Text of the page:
28

The correct answer is to put your avalung mouthpiece in your mouth and inflate your airbag. If you don't have either of those things, then you are NOT properly equipped to be in avalanche terrain. If you get caught in an avalanche when you are not properly equipped, then the best you can do is 'swim' like crazy to try and keep yourself afloat, and then ...


28

Here is an article that quantifies the heat loss effects of cotton, polyester and polypropylene: Rossi et al., Dry and Wet Heat Transfer Through Clothing Dependent on the Clothing Properties Under Cold Conditions, International Journal of Occupational Safety and Ergonomics (JOSE) 2008, Vol. 14, No. 1, 69–76. Experimental Summary Here is a rough summary ...


27

I personally had a similar sort of a question when I first went through similar kind of stats about these mountains. Getting introduced with these stats is different than totally understanding the mountain and the pandora box it opens. For getting acquainted with the reasons for so many failed attempts, one needs to read tactical data and expedition reports. ...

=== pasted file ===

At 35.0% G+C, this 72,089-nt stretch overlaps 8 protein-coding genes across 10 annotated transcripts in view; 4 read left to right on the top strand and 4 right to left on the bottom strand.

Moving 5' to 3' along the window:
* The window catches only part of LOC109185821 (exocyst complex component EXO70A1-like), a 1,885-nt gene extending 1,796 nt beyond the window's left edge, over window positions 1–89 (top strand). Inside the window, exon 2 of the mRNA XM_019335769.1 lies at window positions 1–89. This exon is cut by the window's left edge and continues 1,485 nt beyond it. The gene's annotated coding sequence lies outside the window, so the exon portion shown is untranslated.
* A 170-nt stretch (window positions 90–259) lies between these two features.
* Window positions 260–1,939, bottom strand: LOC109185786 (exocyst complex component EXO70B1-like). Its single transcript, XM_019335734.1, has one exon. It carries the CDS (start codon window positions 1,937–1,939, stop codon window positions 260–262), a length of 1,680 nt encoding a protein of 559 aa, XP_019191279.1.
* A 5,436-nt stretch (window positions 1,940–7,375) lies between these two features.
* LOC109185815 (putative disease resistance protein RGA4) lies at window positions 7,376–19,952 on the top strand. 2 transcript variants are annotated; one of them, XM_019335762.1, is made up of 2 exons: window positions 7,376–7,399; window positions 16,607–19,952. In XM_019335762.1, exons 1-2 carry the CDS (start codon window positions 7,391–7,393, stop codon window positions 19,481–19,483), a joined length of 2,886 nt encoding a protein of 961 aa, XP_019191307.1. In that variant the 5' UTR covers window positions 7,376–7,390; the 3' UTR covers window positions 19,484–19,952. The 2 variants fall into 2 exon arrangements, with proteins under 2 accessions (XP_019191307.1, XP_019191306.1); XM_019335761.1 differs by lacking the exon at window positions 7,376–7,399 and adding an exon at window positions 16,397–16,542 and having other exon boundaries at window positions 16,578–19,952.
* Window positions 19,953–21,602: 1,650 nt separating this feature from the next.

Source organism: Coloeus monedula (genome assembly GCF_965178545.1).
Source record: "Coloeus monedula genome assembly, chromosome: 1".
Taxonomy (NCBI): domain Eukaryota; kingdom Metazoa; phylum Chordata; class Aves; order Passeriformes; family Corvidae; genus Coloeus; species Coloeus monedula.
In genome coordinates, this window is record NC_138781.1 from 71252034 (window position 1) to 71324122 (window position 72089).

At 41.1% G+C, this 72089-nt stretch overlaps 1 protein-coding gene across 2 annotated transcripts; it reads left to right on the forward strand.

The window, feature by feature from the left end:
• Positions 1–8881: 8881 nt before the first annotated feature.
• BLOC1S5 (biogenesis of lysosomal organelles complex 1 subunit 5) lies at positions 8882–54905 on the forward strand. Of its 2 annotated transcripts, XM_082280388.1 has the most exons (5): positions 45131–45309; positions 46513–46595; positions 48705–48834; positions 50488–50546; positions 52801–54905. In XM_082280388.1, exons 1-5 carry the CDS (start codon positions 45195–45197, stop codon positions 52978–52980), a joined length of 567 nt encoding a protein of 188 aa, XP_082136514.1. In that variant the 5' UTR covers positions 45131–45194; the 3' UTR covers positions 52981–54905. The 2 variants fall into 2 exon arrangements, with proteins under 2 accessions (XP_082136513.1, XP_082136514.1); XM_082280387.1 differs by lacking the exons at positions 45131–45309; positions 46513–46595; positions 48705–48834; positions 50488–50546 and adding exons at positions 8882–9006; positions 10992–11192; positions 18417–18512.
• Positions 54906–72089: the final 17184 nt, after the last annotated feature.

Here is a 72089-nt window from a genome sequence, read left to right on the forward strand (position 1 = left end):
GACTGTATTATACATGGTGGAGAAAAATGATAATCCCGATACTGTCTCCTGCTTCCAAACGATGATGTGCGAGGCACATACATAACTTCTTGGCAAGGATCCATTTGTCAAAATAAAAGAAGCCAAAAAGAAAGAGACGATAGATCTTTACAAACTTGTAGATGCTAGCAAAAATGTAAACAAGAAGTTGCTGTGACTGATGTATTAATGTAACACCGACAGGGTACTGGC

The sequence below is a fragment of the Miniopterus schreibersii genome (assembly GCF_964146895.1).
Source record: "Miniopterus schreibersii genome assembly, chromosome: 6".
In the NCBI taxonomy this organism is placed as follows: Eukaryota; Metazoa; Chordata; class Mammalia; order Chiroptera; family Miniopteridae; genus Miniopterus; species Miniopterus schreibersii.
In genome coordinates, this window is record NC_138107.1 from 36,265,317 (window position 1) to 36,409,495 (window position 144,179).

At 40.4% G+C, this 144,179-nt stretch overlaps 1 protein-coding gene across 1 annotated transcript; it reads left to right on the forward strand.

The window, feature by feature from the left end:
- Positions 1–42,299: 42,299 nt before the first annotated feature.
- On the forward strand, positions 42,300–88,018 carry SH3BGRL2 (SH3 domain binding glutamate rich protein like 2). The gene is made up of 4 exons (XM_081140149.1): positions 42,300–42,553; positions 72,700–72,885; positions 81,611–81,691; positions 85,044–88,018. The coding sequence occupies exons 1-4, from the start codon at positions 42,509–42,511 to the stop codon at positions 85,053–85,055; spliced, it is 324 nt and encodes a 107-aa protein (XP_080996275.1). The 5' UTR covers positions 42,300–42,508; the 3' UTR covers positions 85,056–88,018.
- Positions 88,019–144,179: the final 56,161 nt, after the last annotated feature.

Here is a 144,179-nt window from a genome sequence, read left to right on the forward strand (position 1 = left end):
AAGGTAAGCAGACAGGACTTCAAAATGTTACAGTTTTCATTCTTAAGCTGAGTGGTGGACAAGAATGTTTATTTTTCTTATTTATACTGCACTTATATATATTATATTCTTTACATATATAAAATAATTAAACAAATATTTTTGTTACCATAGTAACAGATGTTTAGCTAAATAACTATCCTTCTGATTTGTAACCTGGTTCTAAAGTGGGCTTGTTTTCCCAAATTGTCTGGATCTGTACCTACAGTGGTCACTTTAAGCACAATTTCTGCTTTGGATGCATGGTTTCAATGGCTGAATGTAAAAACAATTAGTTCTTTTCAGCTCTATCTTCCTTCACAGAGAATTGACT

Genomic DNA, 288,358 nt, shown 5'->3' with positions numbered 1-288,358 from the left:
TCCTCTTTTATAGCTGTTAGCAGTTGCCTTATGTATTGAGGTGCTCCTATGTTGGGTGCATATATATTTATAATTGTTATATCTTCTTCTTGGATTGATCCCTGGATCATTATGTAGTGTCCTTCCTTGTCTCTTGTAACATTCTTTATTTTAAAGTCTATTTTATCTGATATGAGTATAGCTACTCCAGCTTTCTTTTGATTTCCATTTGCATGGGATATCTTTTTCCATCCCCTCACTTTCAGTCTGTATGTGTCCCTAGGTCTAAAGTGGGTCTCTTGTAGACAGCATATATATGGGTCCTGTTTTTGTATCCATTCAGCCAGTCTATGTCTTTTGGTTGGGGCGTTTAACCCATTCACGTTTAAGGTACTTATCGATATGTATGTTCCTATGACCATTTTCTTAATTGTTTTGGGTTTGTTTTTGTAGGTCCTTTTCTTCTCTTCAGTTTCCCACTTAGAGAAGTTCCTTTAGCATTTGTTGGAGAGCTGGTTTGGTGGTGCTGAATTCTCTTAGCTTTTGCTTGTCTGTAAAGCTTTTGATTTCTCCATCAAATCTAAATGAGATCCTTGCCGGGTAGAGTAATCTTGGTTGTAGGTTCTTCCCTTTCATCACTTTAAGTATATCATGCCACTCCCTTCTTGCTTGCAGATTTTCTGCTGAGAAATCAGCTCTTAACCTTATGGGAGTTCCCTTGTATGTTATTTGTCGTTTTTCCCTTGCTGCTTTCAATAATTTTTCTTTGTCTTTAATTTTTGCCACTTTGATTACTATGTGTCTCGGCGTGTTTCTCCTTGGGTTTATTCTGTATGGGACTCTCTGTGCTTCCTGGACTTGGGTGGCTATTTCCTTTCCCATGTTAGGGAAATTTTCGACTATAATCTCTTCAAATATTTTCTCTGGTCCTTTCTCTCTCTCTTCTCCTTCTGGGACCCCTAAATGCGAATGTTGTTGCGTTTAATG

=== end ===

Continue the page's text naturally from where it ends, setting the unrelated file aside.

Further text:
26

There are many, many ways to make a fire. Some require more skill, while others depend on carefully prepared equipment. The closest thing to "rubbing two sticks together" is the hand-drill. You will need a fireboard (a small cedar board is good) and a thin, straight stick. A knife is good, too. This takes a lot of practice. Hand callouses help. YouTube has ...


26

Copy and paste from the answer here: http://skeptics.stackexchange.com/questions/1540/is-it-a-good-idea-to-drink-your-own-urine-in-a-survival-situation Summary: You can do it, as a last resort, but it's dicey. The US Army doesn't think it's a good idea and lists it on its "Do NOT drink" list, stating in its Field Manual that it "contains harmful body ...